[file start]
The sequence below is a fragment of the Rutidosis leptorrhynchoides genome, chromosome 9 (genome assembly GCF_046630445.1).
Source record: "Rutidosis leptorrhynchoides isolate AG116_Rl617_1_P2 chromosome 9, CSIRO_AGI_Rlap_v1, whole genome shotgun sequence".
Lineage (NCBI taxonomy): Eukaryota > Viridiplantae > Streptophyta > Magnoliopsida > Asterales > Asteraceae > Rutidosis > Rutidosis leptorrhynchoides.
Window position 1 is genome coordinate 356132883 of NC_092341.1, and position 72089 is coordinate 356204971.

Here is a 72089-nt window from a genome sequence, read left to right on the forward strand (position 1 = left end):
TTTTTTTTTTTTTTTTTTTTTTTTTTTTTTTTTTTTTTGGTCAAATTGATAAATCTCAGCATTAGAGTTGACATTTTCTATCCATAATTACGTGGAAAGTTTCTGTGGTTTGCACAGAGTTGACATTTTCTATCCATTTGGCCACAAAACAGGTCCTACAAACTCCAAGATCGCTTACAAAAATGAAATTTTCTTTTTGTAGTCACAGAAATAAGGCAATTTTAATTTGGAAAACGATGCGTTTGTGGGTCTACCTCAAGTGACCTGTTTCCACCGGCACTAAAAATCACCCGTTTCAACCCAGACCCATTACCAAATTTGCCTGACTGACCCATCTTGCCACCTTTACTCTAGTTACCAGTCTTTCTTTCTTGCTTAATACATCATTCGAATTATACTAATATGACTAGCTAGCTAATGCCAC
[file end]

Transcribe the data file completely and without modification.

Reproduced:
The sequence below is a fragment of the Rutidosis leptorrhynchoides genome, chromosome 9 (genome assembly GCF_046630445.1).
Source record: "Rutidosis leptorrhynchoides isolate AG116_Rl617_1_P2 chromosome 9, CSIRO_AGI_Rlap_v1, whole genome shotgun sequence".
Lineage (NCBI taxonomy): Eukaryota > Viridiplantae > Streptophyta > Magnoliopsida > Asterales > Asteraceae > Rutidosis > Rutidosis leptorrhynchoides.
Window position 1 is genome coordinate 356132883 of NC_092341.1, and position 72089 is coordinate 356204971.

Here is a 72089-nt window from a genome sequence, read left to right on the forward strand (position 1 = left end):
TTTTTTTTTTTTTTTTTTTTTTTTTTTTTTTTTTTTTTGGTCAAATTGATAAATCTCAGCATTAGAGTTGACATTTTCTATCCATAATTACGTGGAAAGTTTCTGTGGTTTGCACAGAGTTGACATTTTCTATCCATTTGGCCACAAAACAGGTCCTACAAACTCCAAGATCGCTTACAAAAATGAAATTTTCTTTTTGTAGTCACAGAAATAAGGCAATTTTAATTTGGAAAACGATGCGTTTGTGGGTCTACCTCAAGTGACCTGTTTCCACCGGCACTAAAAATCACCCGTTTCAACCCAGACCCATTACCAAATTTGCCTGACTGACCCATCTTGCCACCTTTACTCTAGTTACCAGTCTTTCTTTCTTGCTTAATACATCATTCGAATTATACTAATATGACTAGCTAGCTAATGCCAC